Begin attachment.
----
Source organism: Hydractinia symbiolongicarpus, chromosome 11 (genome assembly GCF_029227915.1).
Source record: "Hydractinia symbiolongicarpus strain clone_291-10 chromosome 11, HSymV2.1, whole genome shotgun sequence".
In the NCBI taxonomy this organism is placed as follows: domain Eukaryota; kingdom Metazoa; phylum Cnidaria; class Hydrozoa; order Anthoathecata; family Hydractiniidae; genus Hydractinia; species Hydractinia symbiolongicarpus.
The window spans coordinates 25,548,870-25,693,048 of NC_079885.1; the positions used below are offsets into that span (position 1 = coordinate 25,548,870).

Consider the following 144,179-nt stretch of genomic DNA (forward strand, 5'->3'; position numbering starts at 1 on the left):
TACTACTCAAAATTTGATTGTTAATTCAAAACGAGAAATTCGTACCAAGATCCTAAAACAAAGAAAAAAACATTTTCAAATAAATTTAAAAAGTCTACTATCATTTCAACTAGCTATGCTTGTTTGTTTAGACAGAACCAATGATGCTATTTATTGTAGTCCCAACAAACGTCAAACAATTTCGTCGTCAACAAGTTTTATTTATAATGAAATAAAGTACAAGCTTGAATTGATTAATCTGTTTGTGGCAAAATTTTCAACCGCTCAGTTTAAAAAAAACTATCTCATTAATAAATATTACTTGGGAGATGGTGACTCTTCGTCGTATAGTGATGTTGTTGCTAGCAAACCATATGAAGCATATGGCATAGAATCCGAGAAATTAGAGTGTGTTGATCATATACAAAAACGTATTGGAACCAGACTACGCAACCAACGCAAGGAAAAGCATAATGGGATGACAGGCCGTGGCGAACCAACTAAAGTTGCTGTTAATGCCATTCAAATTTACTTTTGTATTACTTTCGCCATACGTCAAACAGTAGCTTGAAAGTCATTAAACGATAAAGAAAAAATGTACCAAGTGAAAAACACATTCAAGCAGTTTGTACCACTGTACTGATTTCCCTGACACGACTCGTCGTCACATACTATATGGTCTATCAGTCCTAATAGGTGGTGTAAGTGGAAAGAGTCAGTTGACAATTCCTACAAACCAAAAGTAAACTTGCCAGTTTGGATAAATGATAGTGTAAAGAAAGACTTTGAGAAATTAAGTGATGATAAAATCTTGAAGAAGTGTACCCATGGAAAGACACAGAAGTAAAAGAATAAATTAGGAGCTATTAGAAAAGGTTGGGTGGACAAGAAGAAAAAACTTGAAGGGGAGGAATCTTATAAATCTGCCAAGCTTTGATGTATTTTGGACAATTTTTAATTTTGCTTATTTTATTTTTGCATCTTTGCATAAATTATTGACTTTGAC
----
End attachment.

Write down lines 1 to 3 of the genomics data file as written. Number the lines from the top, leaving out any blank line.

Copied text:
Source organism: Hydractinia symbiolongicarpus, chromosome 11 (genome assembly GCF_029227915.1).
Source record: "Hydractinia symbiolongicarpus strain clone_291-10 chromosome 11, HSymV2.1, whole genome shotgun sequence".
In the NCBI taxonomy this organism is placed as follows: domain Eukaryota; kingdom Metazoa; phylum Cnidaria; class Hydrozoa; order Anthoathecata; family Hydractiniidae; genus Hydractinia; species Hydractinia symbiolongicarpus.